This does put us at risk, but our lives -- the lives of the journalists working at Radio Mogadishu -- are similar to the lives of the Somali people: constantly under threat. We do believe we are perhaps more endangered; there are elements within Shabab and another Islamist militia, Hizbul al-Islam, that want to silence us and the voice of Radio Mogadishu. Our reporters and producers have received calls from Shabab, saying "We will kill you -- you are No. 1 on our list." We record those calls when they come into our studios so that we have a record of the threats as evidence.

Security is why everyone from Radio Mogadishu must live in a compound inside the ministry, where they are a bit safer. Life takes place at the ministry -- family life, work, everything. The women and men have different compounds where they live.

Life for other journalists is also incredibly difficult. They too face many death threats. As a former owner of a Quranic radio station, I have witnessed this firsthand and I continue to have good relations with the independent media. Today, there are about 13 radio and TV outlets in Mogadishu.

When I recently met with some of these media organizations, I asked them why their reporting often seemed biased against the government. They replied, "Of course, we know that we are not reporting on some issues very neutrally. But our lives are being threatened by al-Shabab. When we start our work in the morning, someone from al-Shabab is always waiting at the entrance to the office. If we try to tell the truth, or say something that runs against al-Shabab, then we know we will be killed. Some of our friends have lost their lives because of that. This is why we can't always tell the truth and why we have some biased reporting."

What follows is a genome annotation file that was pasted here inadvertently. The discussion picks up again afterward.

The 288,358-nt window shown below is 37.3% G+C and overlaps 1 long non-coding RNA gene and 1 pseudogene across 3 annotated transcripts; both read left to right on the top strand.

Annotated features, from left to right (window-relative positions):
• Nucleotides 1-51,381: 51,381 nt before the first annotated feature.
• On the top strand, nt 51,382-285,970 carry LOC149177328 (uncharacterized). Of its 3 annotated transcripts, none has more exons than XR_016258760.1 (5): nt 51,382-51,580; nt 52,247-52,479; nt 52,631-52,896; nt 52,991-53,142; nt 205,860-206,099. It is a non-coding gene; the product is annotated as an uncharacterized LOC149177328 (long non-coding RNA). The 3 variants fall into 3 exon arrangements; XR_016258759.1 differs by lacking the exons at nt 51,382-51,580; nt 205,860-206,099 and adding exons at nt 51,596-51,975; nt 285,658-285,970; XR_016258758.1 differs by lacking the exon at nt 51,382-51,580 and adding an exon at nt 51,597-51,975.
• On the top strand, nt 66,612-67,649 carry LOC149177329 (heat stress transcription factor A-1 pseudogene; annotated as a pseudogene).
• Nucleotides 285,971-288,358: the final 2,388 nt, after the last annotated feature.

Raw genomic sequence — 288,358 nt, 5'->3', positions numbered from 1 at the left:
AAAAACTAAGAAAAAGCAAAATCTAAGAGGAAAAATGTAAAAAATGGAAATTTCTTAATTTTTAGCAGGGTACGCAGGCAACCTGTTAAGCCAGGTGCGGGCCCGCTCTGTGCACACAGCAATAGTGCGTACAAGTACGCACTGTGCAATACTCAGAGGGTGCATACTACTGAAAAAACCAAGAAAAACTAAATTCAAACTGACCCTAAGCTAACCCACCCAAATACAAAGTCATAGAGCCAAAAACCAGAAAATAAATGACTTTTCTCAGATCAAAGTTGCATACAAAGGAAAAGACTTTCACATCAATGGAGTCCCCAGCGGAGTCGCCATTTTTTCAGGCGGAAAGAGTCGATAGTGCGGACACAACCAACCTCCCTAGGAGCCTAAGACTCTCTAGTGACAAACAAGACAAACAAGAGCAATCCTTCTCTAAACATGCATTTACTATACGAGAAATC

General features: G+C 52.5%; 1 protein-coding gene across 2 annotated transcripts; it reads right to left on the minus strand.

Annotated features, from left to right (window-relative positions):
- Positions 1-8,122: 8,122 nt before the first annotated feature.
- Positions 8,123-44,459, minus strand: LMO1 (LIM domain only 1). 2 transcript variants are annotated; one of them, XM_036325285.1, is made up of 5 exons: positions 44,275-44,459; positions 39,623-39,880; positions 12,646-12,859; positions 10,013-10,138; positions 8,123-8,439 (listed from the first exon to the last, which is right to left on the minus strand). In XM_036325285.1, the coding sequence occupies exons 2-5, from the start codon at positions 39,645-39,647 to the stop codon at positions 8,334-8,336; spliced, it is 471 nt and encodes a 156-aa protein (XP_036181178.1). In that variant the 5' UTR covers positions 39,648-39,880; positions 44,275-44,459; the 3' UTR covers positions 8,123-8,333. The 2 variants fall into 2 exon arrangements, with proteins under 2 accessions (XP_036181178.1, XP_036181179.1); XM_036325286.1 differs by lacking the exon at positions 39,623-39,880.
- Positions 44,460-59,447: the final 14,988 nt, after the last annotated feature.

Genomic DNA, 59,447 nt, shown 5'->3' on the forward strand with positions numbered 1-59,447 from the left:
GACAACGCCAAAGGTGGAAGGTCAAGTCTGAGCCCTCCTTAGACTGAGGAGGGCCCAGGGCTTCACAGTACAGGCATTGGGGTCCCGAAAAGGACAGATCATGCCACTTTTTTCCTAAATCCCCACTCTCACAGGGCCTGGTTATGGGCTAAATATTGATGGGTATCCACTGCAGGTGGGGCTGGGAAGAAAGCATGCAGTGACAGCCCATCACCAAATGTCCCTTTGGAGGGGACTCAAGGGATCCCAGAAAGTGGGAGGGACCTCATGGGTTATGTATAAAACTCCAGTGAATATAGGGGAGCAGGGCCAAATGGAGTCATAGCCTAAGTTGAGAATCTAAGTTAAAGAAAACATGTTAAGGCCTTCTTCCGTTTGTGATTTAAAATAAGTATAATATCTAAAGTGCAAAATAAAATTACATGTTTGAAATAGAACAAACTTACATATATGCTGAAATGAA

Journalists today in Somalia have lost all freedom of expression. That's why we, as an information ministry, have redoubled our effort and established Radio Mogadishu. We have vowed to report on everything -- even if there is a wrongdoing on the government side.

For the entire Somali cabinet, life is a daily struggle. Our basic approach is to do what we can. We start from the question of what we can accomplish with our very, very small resources.

I know everyone as a human being would like to live longer and live in a peaceful area. But sometimes in life, you have no choice. You have to make sacrifices -- because of religion or because of the nation's interest. In our situation, we are there every day because of the nation's interest, because of the challenges that we are facing.

I remember when three of our ministers died in a Dec. 3, 2009, suicide attack. It killed students and doctors attending a graduation ceremony as well. I remember having a cabinet meeting right after and making a common promise to ask each other that we have to be strong and we have to be committed for the long haul -- re-establishing peace in Somalia. All of us ministers made that commitment. We have no choice but to stay and fight, even if we have to die for it.